Rules protect teachers from being deprived of seniority credit in a tenure area if they unwittingly accept, and serve in, out-of-area assignments
Valhalla abolished two positions in the English 7-12 tenure area at the end of the 2010-2011 academic year and determined that Cronk was the “least senior” teacher in the English 7-12 tenure area because she had earned no seniority for the purposes of layoff as she taught computer classes rather than English classes. Accordingly Valhalla terminated Cronk's employment and [presumably] placed her name on a preferred list.
Cronk then submitted a letter to the Commissioner that clearly requested permission to amend her petition for the express purpose of joining the two teachers as necessary parties and enclosed along with it a copy of the proposed pleading, with proof of service on all parties. Subsequently Cronk received a response from the State Education Department stating that "the amended petition has been accepted for consideration." In view of this, said the Appellate Division, the Commissioner's determination that Cronk “neither sought nor received permission to join any additional parties" lacks a rational basis and, thus, was properly annulled by Supreme Court.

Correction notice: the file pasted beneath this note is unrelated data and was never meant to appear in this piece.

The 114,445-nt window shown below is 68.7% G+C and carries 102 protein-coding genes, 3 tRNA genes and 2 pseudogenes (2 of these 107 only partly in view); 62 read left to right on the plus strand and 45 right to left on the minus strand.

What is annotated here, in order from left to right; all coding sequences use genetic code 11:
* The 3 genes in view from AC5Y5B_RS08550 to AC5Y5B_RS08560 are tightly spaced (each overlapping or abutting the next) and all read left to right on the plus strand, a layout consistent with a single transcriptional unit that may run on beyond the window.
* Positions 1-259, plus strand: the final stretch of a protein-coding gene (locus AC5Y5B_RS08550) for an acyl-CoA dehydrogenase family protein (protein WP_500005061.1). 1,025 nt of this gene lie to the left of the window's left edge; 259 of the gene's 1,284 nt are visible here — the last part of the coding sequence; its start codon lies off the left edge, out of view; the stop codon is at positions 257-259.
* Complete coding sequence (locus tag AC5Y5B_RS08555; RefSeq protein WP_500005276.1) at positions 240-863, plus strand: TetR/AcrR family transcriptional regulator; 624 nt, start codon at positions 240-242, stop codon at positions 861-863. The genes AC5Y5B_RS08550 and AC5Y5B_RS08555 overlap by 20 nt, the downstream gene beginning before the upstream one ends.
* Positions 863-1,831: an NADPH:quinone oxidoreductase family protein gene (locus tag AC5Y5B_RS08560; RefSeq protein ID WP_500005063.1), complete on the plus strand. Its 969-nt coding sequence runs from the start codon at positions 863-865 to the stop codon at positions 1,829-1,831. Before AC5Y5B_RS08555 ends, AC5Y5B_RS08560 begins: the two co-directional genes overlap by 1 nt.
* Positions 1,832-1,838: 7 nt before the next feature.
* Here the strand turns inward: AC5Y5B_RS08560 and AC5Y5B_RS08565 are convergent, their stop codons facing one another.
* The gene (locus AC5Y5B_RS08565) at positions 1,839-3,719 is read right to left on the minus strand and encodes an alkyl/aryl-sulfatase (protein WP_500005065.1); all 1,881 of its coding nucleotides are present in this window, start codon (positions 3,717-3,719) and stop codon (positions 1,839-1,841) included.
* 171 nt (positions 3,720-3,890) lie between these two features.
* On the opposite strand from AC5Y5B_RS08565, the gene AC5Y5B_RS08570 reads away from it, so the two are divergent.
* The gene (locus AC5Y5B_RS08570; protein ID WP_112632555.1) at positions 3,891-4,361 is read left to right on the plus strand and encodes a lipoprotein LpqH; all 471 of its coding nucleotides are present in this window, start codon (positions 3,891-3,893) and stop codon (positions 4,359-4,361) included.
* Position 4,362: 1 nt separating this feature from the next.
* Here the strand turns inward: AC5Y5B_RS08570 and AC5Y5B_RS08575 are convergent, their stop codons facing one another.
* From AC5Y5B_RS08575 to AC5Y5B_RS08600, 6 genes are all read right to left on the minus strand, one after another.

The Appellate Division said that “Even according deference to the Commissioner's construction and interpretation of the regulations, as we must," it could not agree that this interpretation is rational or reasonable,” explaining that “Nowhere in the language of 8 NYCRR 30-1.9 (c) is there a requirement that professional educators must first spend some of their time teaching within their probationary or acquired tenure areas before earning the right to consent to an out-of-area assignment.”